Monday, 30 April 2018

Natterjack Toad Night Walk at Sandscale Haws.

Sandscale Haws, near Barrow in Furness, is an important site for the nationally scarce Natterjack Toad.
 On the 27th of April at 8 pm I went on an organised 'Natterjack Toad Walk,' here, led by two National Trust rangers, Neil and Adam.
One of the board walks at Sandscale Haws Nature Reserve.
A sand dune breached by a storm. The landscape is very dynamic. The dunes are often shifting and changing shape.
Natterjack toads are nocturnal and have evolved to breed in transitory water bodies. 
The name 'natterjack' is derived from the loud mating calls made by the males. The jack (or toad) that chatters!
Sandscale Haws.
One of the pools at Sandscale Haws where the toads were in fine voice. The males' mating calls can be heard up to a mile away on a still night!
Searching the area by torchlight for toads...
...Success! A young male is seen. Note the distinctive yellow stripe running down the centre of its back. 
I enjoyed my experience at Sandscale Haws and this was in no small part due to the knowledge and enthusiasm displayed by the two N.T rangers, Neil and Adam, who led the walk.

I also learnt that a gathering of toads is known as a knot of toads, whereas a gathering of frogs is referred to as an army of  frogs.

Posted by R. Wicksteed.


Sandscale Haws website

Below is an impressive video of a Natterjack in full cry!

Natterjack Calling

Wednesday, 4 April 2018

Let Battle Commence....(the ongoing work to eradicate Himalayan Balsam.)

At Millerground, nationally scarce native Touch-Me-Not Balsam seedlings are starting to appear.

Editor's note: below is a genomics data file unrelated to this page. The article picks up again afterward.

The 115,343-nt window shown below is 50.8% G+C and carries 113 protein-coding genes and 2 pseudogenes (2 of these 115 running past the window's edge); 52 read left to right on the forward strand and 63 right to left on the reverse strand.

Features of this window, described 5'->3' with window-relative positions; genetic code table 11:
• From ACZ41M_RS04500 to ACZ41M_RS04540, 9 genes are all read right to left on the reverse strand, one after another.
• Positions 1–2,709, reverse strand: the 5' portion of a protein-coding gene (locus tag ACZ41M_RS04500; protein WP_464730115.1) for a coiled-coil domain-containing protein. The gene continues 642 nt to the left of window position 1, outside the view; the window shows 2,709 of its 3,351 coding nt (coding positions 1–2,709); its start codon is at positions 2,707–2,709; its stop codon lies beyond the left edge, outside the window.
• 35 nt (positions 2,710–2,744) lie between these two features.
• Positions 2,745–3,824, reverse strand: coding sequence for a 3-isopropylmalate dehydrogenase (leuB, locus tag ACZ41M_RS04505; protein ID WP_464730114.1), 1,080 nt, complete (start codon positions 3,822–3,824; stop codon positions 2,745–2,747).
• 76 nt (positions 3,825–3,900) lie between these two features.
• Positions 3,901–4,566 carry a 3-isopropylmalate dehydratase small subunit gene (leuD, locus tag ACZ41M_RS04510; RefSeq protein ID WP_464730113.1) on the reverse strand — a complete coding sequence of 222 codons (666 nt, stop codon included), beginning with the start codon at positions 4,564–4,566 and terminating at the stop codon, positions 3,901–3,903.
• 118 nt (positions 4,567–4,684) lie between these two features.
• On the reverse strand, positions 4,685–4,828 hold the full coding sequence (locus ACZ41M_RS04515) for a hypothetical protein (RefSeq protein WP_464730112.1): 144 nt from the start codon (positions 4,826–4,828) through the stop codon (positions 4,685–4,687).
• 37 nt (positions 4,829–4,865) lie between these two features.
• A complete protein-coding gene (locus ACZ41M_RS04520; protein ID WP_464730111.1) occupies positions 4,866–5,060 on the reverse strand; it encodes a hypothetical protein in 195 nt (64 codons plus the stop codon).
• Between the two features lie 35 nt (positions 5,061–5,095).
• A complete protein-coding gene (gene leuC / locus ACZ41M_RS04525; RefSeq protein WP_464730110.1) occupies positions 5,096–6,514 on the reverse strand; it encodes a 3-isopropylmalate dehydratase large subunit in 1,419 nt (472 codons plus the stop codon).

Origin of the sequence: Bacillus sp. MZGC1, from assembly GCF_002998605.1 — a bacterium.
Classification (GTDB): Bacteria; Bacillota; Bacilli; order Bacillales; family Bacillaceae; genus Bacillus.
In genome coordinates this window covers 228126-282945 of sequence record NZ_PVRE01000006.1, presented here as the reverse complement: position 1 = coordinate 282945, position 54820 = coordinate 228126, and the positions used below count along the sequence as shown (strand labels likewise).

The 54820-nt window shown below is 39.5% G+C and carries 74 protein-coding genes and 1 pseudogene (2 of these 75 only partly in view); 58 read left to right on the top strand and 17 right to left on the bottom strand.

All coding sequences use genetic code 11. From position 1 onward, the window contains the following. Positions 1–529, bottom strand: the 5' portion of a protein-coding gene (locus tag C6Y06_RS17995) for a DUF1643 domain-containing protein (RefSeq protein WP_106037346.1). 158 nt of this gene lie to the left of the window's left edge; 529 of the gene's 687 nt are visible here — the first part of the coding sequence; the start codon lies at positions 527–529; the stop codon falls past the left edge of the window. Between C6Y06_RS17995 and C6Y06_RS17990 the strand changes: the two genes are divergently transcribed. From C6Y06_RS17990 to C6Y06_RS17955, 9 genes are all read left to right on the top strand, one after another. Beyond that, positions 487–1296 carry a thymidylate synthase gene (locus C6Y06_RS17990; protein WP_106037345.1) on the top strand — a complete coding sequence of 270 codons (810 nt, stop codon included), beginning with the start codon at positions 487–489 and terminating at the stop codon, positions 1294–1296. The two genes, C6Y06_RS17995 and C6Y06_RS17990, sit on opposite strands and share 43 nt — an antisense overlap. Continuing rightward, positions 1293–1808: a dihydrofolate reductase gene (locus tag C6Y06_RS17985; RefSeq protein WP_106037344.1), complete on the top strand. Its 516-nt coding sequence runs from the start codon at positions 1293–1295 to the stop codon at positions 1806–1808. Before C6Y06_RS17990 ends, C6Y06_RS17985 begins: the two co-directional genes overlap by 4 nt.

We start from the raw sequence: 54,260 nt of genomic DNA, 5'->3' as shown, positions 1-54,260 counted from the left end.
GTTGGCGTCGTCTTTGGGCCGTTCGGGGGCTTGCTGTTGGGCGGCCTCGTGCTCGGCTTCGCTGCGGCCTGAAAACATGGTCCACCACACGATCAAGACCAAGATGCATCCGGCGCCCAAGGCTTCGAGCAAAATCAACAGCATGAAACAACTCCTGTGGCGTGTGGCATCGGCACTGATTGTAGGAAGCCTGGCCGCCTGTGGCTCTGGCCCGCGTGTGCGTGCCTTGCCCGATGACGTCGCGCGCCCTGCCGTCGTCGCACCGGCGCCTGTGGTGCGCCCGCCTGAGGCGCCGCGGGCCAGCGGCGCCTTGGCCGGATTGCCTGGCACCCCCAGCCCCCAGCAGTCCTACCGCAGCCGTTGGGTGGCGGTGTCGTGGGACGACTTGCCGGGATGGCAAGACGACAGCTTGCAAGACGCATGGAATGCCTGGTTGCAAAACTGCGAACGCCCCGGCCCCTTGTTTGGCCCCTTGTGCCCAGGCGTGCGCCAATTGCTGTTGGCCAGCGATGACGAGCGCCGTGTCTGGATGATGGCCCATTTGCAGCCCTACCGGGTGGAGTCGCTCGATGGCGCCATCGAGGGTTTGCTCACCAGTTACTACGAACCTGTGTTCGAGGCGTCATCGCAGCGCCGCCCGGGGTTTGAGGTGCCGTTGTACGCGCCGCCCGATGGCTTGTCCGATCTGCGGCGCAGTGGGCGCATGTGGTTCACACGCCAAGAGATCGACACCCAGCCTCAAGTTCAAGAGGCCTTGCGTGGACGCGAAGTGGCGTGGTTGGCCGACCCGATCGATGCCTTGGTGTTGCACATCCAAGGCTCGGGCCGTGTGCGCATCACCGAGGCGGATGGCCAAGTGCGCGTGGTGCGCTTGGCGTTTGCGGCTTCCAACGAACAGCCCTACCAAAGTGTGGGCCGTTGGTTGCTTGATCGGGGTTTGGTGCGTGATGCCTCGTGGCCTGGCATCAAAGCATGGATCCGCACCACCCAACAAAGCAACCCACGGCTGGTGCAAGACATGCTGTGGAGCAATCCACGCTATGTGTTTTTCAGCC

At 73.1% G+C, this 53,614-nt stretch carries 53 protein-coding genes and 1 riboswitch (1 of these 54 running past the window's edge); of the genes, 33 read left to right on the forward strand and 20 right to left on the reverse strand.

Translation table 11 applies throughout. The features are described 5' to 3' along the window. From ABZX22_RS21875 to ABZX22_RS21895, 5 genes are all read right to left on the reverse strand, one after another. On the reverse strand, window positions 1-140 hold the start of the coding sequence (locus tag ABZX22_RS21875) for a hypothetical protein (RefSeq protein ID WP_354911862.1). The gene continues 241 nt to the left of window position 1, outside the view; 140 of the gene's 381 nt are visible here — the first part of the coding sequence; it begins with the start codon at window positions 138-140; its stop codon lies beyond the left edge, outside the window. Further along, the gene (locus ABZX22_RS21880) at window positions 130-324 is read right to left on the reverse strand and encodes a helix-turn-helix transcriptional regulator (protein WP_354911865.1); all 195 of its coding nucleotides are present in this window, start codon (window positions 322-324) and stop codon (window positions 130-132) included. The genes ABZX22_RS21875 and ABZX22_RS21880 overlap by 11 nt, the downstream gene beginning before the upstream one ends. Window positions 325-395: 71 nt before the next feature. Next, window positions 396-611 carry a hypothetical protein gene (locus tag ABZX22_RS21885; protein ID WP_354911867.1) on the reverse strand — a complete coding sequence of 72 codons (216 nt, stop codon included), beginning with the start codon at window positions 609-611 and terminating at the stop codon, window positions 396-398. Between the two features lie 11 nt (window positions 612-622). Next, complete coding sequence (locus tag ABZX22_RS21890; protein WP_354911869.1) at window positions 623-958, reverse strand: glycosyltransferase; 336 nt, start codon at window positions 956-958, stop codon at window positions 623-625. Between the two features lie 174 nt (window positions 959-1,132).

Unfortunately, seeds washed down-steam last Autumn have allowed non-native invasive Himalayan Balsam seedlings to be  present as well... encroaching on Touch-Me-Not. (see image below taken April 4th.)
The cotyledon, the embryonic leaves in seed bearing plants (see above) are the first leaves to appear from a germinating seed..

Even at this very early stage it is possible to spot which are the native plants and which are invasive!
To give the Touch-Me-Not seedlings their best chance the Himalayan balsam seedlings have been pulled up..Hard to believe that in a few short months these seedlings would have had the ability to grow upwards of 10 feet tall with one plant producing approximately 800 seeds!

 Himalayan Balsam is by far the tallest annual plant in the UK and will easily out-compete Touch-Me-Not, and indeed, other annual plants...
Above is an image of Himalayan Balsam taken in late June; this large woodland stand has become a mono-culture in that no other plants can grow such is its dominance.
Early to mid Summer is the usual time to start control work before the plants have a chance to set seed.
Strimming can be highly effective.
In this image the Himalayan Balsam has been pulled up by hand and then snapped below the bottom node. 

If  left on on the ground intact Himalayan Balsam can sprout new roots and survive very easily.
The image above is of Touch-Me-Not balsam also taken in late June. Under the right circumstances it too can form a mono-culture but in much smaller stands than its invasive cousin.
As mentioned in previous posts Touch-Me-Not Balsam is the food plant for the rare 
Netted Carpet moths' caterpillars.
Finally here is an image of a Netted Carpet Moth on Touch-Me-Not Balsam.